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Introduction

The second half of the 20th century brought breakthroughs in astronomy and astrophysics made possible by a confluence of increasingly sophisticated instruments, advances in computing and information technology, new numerical tools for data processing and analysis, and powerful new theoretical insights. The limits of the observable universe now range from unimaginably large intergalactic distances down to subatomic particles, and unexpected and remarkable connections have been established between natural laws pertaining to the largest and the smallest scales.

The recent breakthroughs and potential for future advances are nothing short of revolutionary. Ten years ago the first extrasolar planets were discovered; today more than 200 are known. In our solar system, hundreds of Kuiper belt objects, a handful of trans-neptunian objects larger than Pluto, and comets with unique volatile content and mineral composition together are leading to a new understanding of our own cosmic origins. Dust and gas disks around intermediate- and low-mass stars akin to the Sun with gaps, warps, and knots detected by the Hubble Space Telescope (HST), the Spitzer Space Telescope, and large ground-based telescopes are perhaps telltale signs of active planetary system formation. Driven by these advances, in the coming years the discovery and imaging of Earth-like planets and perhaps the first evidence for life elsewhere in the universe may be realized.

Discoveries relating to the origin, evolution, and destiny of the universe have been at least as revolutionary as the discoveries made on planetary scales. The all-sky measurement of the cosmic microwave background by the Cosmic Background Explorer (COBE) satellite made an overwhelmingly compelling case for a big-bang cosmology and opened the door to studying the earliest moments of creation. The significance of the COBE breakthroughs was recognized by the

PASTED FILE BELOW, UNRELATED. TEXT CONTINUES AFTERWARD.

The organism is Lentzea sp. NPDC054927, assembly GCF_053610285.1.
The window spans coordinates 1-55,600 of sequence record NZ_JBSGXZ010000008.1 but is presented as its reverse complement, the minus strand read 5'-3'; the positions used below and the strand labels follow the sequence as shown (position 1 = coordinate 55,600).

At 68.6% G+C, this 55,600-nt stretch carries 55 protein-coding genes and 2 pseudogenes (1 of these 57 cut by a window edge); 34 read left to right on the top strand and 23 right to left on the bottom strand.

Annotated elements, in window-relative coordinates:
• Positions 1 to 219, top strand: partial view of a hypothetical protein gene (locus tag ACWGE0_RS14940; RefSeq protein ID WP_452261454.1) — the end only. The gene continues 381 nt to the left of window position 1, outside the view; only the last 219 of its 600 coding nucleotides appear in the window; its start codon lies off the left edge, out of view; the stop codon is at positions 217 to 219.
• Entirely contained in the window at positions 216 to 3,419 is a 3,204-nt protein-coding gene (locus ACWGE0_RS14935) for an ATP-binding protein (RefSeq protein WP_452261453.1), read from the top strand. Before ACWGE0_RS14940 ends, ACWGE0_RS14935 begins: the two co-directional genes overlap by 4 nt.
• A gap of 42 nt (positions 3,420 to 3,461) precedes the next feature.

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A Performance Assessment of Nasa’s Astrophysics Program 1 Introduction The second half of the 20th century brought breakthroughs in astronomy and astrophysics made possible by a confluence of increasingly sophisticated instruments, advances in computing and information technology, new numerical tools for data processing and analysis, and powerful new theoretical insights. The limits of the observable universe now range from unimaginably large intergalactic distances down to subatomic particles, and unexpected and remarkable connections have been established between natural laws pertaining to the largest and the smallest scales. The recent breakthroughs and potential for future advances are nothing short of revolutionary. Ten years ago the first extrasolar planets were discovered; today more than 200 are known. In our solar system, hundreds of Kuiper belt objects, a handful of trans-neptunian objects larger than Pluto, and comets with unique volatile content and mineral composition together are leading to a new understanding of our own cosmic origins. Dust and gas disks around intermediate- and low-mass stars akin to the Sun with gaps, warps, and knots detected by the Hubble Space Telescope (HST), the Spitzer Space Telescope, and large ground-based telescopes are perhaps telltale signs of active planetary system formation. Driven by these advances, in the coming years the discovery and imaging of Earth-like planets and perhaps the first evidence for life elsewhere in the universe may be realized. Discoveries relating to the origin, evolution, and destiny of the universe have been at least as revolutionary as the discoveries made on planetary scales. The all-sky measurement of the cosmic microwave background by the Cosmic Background Explorer (COBE) satellite made an overwhelmingly compelling case for a big-bang cosmology and opened the door to studying the earliest moments of creation. The significance of the COBE breakthroughs was recognized by the